Ghostbusters (NES)

Ghostbusters Box Art


System: NES

Release Date: October 1988

Developer: Bits Corporation

Publisher: Activision

Genre: Action

Ghostbusters came out on pretty much every home console and personal computer of the 80s. The NES version came out late in comparison to the others. You’d think that the developers would take their time to make the game better than say the Sega version we saw over a year ago. You would be wrong if you thought that. I’ll say that some of the game is better, but some is waaaaay worse.

You start the game with $10,000 and have to go straight to the shop to buy a proton pack and trap at the least. I typically skip the regular traps and go straight to the super trap so I don’t have to drop ghosts off at headquarters. Search for the flashing red buildings and head to the driving portion. Rush your way to the end and set your trap. Turn on those proton packs and catch the ghosts in the beams, then trap them for big money. If you can catch all four ghosts at once, you snag a cool $3000. After my first couple jobs, I go back to the shop and get the ghost alarm and ghost vacuum. This allows you to see every red flashing building on screen and to suck up any ghosts that appear on the driving stage. You can try to rush straight to the stairway portion of the game, but you will be sad if you do.

The stairs of the Sega version at least gave you a chance. You had to shoot the ghosts and get them out of your way. If you made it, you were good. If you died, you had a chance to get better. Not here. You have to press the A Button every time you want to take a step and have to climb up 22 floors. You take damage every time a ghost touches you and if you fall down three times, it’s game over. Needless to say, whoever wrote the English instruction manual knew this was terrible, because they recommend using a turbo controller! I didn’t feel bad turning turbo on after dying a couple times trying it straight.

In my winning run, I amassed $145,000 so I could buy the Sound Generator, which slows ghosts; the ghost food, which lures them to a spot; and the anti-ghost suit, which allows you to get hit more times before dying. You can also open a door on each floor. Sometimes there will be a ghost, which causes you to fall down. Other times you get some extra health. I’m not sure if it’s random each time, or if the floors with something behind the doors are fixed.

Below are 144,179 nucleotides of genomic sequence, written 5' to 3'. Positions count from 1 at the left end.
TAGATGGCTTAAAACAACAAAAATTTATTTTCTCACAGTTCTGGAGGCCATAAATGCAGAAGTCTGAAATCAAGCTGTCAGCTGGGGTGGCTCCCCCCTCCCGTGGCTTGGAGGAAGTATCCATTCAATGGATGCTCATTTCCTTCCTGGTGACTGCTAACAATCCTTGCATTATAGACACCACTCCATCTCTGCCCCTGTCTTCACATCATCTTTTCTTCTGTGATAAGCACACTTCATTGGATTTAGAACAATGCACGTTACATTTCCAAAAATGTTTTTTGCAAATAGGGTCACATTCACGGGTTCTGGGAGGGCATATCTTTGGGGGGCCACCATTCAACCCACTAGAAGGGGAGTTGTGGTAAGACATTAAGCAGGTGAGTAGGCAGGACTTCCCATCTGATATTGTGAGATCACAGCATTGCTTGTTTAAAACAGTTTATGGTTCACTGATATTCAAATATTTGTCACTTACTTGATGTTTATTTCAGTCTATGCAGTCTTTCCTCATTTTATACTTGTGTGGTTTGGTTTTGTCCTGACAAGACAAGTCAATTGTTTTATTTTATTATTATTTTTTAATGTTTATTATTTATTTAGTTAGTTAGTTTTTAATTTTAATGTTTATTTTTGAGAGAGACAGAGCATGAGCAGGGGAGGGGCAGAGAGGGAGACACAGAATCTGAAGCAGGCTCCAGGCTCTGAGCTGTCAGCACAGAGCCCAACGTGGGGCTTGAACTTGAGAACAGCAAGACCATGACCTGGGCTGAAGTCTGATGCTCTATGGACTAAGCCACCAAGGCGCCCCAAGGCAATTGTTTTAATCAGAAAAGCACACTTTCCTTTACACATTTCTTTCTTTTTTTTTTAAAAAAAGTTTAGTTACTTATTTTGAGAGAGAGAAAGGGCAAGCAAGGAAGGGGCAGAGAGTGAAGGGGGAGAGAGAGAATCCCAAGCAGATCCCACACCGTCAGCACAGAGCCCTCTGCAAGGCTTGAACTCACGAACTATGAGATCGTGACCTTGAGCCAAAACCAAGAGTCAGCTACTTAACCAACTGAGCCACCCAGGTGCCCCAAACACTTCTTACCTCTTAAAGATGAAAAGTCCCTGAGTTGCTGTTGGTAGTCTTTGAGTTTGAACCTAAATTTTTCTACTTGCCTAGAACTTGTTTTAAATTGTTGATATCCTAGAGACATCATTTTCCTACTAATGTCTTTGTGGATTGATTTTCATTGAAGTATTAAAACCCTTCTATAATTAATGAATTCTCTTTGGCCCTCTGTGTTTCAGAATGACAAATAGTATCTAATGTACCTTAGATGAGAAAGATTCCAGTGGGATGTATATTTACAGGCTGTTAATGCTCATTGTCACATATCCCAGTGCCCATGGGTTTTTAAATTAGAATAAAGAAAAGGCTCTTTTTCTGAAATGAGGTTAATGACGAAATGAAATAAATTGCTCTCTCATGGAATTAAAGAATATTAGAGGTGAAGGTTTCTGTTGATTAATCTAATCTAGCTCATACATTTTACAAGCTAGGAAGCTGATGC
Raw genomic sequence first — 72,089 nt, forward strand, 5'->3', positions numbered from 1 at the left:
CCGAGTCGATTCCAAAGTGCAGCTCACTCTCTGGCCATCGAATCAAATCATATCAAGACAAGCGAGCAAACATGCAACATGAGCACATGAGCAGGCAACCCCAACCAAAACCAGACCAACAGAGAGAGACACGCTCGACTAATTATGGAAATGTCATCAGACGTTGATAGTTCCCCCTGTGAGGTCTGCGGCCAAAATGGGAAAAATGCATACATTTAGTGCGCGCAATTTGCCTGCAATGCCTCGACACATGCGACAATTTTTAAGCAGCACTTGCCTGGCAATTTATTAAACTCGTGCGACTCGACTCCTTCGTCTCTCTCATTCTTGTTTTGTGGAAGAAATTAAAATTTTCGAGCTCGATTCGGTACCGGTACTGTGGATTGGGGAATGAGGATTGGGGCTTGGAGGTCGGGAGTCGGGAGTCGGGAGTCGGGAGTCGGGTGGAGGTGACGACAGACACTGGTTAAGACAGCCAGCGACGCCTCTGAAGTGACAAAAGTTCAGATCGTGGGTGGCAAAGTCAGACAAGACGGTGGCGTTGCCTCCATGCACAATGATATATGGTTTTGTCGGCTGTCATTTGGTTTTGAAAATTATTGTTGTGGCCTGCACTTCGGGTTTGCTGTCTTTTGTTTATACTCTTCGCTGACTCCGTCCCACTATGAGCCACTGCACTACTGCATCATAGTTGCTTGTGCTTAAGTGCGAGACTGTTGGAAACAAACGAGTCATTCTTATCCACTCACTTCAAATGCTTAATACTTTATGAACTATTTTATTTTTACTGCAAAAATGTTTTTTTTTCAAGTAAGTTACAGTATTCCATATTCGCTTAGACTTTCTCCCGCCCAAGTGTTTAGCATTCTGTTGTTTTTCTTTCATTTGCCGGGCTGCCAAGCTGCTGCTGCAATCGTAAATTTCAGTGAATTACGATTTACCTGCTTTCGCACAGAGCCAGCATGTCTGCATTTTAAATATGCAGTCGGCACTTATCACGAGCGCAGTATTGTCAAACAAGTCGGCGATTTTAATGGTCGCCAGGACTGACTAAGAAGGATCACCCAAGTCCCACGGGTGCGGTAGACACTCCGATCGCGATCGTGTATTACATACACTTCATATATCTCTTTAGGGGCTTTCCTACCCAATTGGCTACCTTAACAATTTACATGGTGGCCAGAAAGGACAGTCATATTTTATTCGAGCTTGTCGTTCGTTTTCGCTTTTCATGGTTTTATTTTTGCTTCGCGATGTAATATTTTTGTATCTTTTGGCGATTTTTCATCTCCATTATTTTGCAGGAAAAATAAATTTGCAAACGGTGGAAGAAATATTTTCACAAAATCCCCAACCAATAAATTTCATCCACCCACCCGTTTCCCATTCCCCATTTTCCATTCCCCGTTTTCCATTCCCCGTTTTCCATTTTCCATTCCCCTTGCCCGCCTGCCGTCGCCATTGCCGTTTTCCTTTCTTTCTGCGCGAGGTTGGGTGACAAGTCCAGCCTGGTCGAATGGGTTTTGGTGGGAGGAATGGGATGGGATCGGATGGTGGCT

Once you get to the top, it’s you versus Gozer… and the guard dogs, ghosts that appear to block your shots and shoot at you, and the Stay Puft Marshmallow Man. You have to juggle shooting Gozer and turning around to stop the Marshmallow Man from reaching the top of the building. He starts to move really fast as you take more time up there. I’m not sure if you have to hit Gozer five times in one shot, or 35 times total. Either way, I finally vanquished my foe and was conglaturated for my effort.

Graphics: 1.0

The graphics are bland and not very detailed.

Sound: 1.0

Bustin’ makes me feel goooooood. Do doo do doo do doo do doo do doo do do do.

Gameplay: 1.0

The driving is fine. The bustin’ is fine. The stairway is an affront to video games. The rooftop is almost as bad.

Difficulty: 1.0

Whoever signed off on the programming of the stairway can kick rocks.

Fun Factor: 1.0

Play it, make it to the stairway, then turn the game off, you’ve seen all it has to offer.

Overall Grade: 1.0

Ghostbusters on NES earns a D. I don’t know if you picked this up from what I’ve said, but the stairway is probably the worst level in video game history.

Ghostbusters Video Review on YouTube